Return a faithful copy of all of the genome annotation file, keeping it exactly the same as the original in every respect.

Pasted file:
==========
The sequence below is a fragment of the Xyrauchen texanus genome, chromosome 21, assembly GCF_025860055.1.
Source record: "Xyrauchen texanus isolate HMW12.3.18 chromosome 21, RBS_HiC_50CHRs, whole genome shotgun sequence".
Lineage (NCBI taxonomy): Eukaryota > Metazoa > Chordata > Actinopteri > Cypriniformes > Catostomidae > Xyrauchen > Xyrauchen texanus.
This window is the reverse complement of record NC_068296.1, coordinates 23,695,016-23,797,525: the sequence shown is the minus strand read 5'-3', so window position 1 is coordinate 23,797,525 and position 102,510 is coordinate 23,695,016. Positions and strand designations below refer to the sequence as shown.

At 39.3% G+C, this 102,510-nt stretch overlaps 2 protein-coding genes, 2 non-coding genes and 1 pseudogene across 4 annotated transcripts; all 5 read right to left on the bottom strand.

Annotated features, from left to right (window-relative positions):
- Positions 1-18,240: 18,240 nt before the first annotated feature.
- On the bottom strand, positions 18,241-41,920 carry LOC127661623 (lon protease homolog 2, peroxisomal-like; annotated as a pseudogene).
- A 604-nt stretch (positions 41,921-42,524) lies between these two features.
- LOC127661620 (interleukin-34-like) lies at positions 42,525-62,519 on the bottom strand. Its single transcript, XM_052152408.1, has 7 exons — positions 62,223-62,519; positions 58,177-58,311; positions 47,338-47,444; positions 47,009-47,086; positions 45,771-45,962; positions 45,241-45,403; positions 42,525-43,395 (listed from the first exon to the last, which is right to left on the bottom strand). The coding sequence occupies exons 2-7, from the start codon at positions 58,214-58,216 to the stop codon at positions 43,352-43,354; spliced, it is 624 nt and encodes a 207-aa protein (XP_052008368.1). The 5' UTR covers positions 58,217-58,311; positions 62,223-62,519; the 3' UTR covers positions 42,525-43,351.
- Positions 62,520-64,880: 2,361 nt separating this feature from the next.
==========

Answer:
The sequence below is a fragment of the Xyrauchen texanus genome, chromosome 21, assembly GCF_025860055.1.
Source record: "Xyrauchen texanus isolate HMW12.3.18 chromosome 21, RBS_HiC_50CHRs, whole genome shotgun sequence".
Lineage (NCBI taxonomy): Eukaryota > Metazoa > Chordata > Actinopteri > Cypriniformes > Catostomidae > Xyrauchen > Xyrauchen texanus.
This window is the reverse complement of record NC_068296.1, coordinates 23,695,016-23,797,525: the sequence shown is the minus strand read 5'-3', so window position 1 is coordinate 23,797,525 and position 102,510 is coordinate 23,695,016. Positions and strand designations below refer to the sequence as shown.

At 39.3% G+C, this 102,510-nt stretch overlaps 2 protein-coding genes, 2 non-coding genes and 1 pseudogene across 4 annotated transcripts; all 5 read right to left on the bottom strand.

Annotated features, from left to right (window-relative positions):
- Positions 1-18,240: 18,240 nt before the first annotated feature.
- On the bottom strand, positions 18,241-41,920 carry LOC127661623 (lon protease homolog 2, peroxisomal-like; annotated as a pseudogene).
- A 604-nt stretch (positions 41,921-42,524) lies between these two features.
- LOC127661620 (interleukin-34-like) lies at positions 42,525-62,519 on the bottom strand. Its single transcript, XM_052152408.1, has 7 exons — positions 62,223-62,519; positions 58,177-58,311; positions 47,338-47,444; positions 47,009-47,086; positions 45,771-45,962; positions 45,241-45,403; positions 42,525-43,395 (listed from the first exon to the last, which is right to left on the bottom strand). The coding sequence occupies exons 2-7, from the start codon at positions 58,214-58,216 to the stop codon at positions 43,352-43,354; spliced, it is 624 nt and encodes a 207-aa protein (XP_052008368.1). The 5' UTR covers positions 58,217-58,311; positions 62,223-62,519; the 3' UTR covers positions 42,525-43,351.
- Positions 62,520-64,880: 2,361 nt separating this feature from the next.